Guest post from Jamie Berger of Pitt Cue: Hepple Notes
Jamie Berger, co-founder of London restaurant, Pitt Cue, visited us at Hepple and helped plant out dozens of juniper seedlings. He kindly agreed to share some notes on his time in Northumberland:
Northumberland: I went boldly but somewhat sheepishly north into the unknown on a train from King’s Cross while Valentine, friend and co-host, lay stricken in bed. But what better way to make new friends than to spend two days rusticating at a distillery?
Soon after arrival, I was swept up by the generous hospitality of my immediate hosts, Walter and Lucy, and the gin began to flow. Being half-Dutch, I have always been rather snooty about gin and want to declaim to all within earshot that I don’t drink gin and tonic because I like the taste of tonic. I eulogise about the more robust, barrel-aged genevers drunk straight from the freezer in the land of my birth. In a fit of cheek, I once even took to Twitter to parody a FeverTree strapline: "If three quarters of a gin and tonic is tonic, why not drink bourbon straight?" If truth be told, I did turn up with a bottle just in case. . .
However, during my two days, I hardly drank any tonic at all. Liberated from the tyranny of tonic, Hepple is a subtle yet complex juniper-led extravaganza. And although I dislike the term ‘sipping’ when applied to spirits, this is precisely what one should do with it.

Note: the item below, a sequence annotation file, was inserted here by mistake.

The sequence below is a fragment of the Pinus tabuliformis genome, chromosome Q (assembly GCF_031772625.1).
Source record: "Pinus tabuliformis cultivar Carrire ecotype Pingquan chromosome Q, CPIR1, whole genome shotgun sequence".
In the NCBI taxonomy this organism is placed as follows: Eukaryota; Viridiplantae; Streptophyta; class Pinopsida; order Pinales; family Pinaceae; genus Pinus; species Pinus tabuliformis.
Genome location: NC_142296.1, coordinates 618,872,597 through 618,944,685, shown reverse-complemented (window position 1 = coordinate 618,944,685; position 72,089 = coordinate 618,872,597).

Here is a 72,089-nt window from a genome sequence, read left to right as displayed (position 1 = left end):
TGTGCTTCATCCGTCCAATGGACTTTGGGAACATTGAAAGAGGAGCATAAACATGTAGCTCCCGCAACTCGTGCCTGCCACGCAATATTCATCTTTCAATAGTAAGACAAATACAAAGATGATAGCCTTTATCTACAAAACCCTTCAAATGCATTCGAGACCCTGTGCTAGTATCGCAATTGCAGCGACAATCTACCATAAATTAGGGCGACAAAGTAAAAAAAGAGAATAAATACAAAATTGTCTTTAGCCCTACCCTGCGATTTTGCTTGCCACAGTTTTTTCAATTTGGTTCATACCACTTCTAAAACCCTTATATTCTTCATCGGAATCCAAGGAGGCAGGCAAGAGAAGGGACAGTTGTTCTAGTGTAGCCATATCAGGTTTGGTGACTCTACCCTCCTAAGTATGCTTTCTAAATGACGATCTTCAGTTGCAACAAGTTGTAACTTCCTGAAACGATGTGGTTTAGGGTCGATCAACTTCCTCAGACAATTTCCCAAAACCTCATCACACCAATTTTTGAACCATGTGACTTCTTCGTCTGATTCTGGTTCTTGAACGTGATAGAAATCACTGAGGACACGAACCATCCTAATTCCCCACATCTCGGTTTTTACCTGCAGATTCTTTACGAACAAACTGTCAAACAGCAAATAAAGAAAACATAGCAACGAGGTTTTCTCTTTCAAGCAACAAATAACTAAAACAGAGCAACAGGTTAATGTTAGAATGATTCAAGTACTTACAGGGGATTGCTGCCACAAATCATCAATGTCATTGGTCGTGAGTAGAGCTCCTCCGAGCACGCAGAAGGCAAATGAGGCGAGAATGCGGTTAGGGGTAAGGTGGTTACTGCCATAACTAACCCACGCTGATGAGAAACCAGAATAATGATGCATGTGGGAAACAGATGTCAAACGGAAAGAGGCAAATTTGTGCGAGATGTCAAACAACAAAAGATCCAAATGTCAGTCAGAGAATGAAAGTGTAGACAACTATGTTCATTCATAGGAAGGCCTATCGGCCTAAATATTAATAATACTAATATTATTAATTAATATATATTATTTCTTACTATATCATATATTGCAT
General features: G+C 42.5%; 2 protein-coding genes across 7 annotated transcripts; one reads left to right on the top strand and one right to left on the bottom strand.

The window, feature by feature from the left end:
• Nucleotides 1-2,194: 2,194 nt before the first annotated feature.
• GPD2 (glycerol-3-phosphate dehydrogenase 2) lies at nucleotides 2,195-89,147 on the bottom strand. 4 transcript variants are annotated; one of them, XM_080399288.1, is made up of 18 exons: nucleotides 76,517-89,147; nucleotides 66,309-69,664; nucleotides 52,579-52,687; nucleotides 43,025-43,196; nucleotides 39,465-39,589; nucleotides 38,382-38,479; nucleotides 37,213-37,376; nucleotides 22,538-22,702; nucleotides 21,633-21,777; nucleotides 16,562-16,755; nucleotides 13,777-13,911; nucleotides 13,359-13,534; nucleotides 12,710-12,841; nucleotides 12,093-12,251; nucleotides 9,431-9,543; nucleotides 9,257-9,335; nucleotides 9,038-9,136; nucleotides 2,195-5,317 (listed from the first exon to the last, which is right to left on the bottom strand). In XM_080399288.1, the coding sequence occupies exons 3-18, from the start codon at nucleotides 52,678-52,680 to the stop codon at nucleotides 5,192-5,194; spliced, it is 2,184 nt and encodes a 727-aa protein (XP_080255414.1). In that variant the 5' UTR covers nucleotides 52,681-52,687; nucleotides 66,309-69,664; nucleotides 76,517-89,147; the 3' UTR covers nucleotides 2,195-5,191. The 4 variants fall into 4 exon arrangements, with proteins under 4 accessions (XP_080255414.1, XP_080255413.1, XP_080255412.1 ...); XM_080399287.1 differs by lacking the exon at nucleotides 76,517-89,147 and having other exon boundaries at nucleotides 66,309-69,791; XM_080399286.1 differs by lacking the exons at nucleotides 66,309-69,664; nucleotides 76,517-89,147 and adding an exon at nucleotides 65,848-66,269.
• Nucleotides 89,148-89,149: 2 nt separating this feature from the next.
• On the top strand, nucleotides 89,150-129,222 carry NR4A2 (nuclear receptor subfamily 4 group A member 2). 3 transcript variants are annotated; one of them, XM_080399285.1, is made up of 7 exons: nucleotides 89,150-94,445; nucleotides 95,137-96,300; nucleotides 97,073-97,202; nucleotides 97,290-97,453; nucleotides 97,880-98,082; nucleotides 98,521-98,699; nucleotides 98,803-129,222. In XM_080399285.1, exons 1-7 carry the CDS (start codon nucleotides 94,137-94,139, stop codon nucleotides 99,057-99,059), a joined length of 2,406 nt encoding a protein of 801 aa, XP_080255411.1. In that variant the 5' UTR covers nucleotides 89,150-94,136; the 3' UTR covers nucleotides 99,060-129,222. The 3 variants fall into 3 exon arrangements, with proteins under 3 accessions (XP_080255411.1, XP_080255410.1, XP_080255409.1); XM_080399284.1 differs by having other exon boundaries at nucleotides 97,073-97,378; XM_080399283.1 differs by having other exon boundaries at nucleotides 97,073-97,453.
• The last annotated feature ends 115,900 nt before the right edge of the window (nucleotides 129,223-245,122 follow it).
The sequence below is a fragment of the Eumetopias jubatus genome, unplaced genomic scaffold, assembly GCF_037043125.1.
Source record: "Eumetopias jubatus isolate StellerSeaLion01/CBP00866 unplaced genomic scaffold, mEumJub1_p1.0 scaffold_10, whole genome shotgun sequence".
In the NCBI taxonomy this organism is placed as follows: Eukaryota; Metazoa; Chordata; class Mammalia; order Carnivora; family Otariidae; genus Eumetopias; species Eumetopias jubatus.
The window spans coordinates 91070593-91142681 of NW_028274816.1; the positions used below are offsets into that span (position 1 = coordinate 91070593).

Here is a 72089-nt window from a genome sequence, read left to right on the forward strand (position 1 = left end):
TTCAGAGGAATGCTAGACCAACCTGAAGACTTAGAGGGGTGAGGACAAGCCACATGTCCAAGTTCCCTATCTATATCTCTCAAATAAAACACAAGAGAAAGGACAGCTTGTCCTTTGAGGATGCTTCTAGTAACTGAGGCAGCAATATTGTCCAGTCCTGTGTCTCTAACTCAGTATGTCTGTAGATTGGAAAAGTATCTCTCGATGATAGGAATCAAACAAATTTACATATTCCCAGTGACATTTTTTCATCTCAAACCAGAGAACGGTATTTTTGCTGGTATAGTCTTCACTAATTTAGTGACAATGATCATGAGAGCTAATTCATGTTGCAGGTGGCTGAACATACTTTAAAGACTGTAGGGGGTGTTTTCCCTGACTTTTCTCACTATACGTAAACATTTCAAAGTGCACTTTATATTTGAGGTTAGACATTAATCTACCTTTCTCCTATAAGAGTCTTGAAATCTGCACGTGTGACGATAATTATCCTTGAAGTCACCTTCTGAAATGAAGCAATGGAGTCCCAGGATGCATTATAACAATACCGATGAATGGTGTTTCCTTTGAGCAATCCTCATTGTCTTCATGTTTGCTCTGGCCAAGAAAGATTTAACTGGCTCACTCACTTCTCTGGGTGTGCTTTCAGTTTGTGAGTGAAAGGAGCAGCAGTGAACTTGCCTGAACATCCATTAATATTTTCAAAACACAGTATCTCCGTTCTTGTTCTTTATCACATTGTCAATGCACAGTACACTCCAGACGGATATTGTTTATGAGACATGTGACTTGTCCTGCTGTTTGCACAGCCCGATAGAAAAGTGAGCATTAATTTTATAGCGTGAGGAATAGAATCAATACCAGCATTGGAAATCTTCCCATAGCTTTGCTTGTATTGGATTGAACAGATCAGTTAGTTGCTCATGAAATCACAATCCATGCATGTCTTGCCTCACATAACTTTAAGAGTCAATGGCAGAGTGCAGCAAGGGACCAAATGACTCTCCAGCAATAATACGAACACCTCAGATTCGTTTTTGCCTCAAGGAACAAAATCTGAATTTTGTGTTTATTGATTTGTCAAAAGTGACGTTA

On my first morning, with an eye to sustainability, I assisted in the planting of Juniper seedlings on the moor; presumably in an effort to militate against any possible future scarcity brought about by my consumption. . . singing for one’s supper became digging for one’s drink. But it is this connection to the land and its unique bounty that makes this gin what it is. From Douglas Fir forests to the spring water pouring from the earth to the contorted trunks of ancient Juniper bushes that bore testament to the harshness of the environment, so much of what goes into the bottle comes out of the ground.
Each step in the production of the intermediary distillates that are blended to produce the final gin was patiently described to me by the Chris, the master distiller, who even indulged the simplistic analogies with which I summarised the various processes.
The laboratory, for want of a better word, in which all this alchemy takes place comprises a combination of state of the art and state of the Ark: a super-critical CO2 extraction machine in one corner vies for attention with a rotary evaporator in the other, yet on the table in between needles of Douglas Fir are painstakingly removed by hand from a pile of accumulated branches.
On my last evening, I tasted each of the constituent gins and several experimental gins: Green Juniper, Ripe super-critical Juniper, Blackcurrant Leaf, Douglas Fir, Amalfi Lemon and the somewhat Wodehousian Bog Myrtle. And then tasted them all again just to be sure.
As soon as I got home, I put a bottle in the freezer.
With many thanks to Jamie Berger.